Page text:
Examining Anxious Thinking During and After

Everyone with anxiety or panic experiences those great days or nights where you don’t feel anxious at all. As I am writing this article, I find that my anxiety is non-existent – not at its lowest but gone. So, I decided, in my anxiety journal, to write down what I am not thinking – this way, I can identify what is irrational thinking when I am next anxious over the coming weeks. I have never done this before but have found it a very insightful experience.

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Above: My anxiety journal comparing anxious thinking to current non-anxious thinking at 23:30.

So, what did I discover? Well, here are my findings:

  • As mentioned in my first article “How to Stop Anxiety,” while it is important to recognise the reason why you have anxiety to understand it better, it is irrational to constantly think about why you have it; this is a form of compulsive thinking that supplements the anxiety itself because every-time you feel anxious, you will think about why you have it; confusing the two leads to two-fold anxious thinking.
  • Most irrational thinking comes from reflections on your anxiety itself. When your thoughts are being taken away with anxiety, you think about the anxiety itself rather than the anxiety causing you to think anxious thoughts – this external “third person” pattern or thinking about the thing causing you to think again worsens the anxiety.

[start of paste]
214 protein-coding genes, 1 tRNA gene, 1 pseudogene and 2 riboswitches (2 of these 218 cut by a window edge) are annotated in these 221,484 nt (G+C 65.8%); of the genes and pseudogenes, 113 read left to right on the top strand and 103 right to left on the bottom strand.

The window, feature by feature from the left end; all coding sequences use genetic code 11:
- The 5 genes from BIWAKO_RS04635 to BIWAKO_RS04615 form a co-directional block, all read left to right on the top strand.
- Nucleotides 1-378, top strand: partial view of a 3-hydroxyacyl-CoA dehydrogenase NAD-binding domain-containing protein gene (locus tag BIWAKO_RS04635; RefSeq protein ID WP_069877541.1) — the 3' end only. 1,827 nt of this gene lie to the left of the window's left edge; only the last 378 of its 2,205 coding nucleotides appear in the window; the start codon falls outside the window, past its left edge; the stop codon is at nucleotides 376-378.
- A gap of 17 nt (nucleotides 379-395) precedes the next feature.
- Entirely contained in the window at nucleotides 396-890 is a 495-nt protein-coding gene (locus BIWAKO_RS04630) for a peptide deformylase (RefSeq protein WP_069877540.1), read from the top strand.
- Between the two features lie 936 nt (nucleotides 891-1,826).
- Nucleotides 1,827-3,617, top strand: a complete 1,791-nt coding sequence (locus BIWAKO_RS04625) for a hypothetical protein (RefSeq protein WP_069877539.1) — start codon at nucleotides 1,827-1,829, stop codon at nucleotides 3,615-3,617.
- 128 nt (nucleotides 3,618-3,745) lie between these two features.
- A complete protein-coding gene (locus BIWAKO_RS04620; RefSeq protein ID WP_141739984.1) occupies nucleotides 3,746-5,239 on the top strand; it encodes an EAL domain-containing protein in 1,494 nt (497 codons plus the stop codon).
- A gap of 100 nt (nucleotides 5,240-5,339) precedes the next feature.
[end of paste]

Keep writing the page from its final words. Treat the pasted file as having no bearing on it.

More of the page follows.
• Current insecurities or questions about yourself are exacerbated by the anxiety – so issues orbiting around self such as appearance or personality are inflated by anxiety which makes them appear worse than they are or adds edge to them. These issues are not regarded when you stop thinking anxiously.
  • Over-analysis takes form when you are anxiously thinking – this can involve deepening confusion over your own productivity or anything which involves judgement such as ability – this relates to school or work / relationships. While it is normal to fear these things outside of anxious thinking, they take pattern on a daily-basis inside it.
  • Thinking of yourself in a negative and deprecating fashion can also take form inside anxious thinking. A sense of guilt can also take form irrationally during this period.

While this article was more about a comparison help. You can view my other material on how to stop anxious thinking straight away by viewing the CBT page here.

I hope this helps provide some grounding when you want to clear out the clutter that anxiety leaves in your thought patterns.

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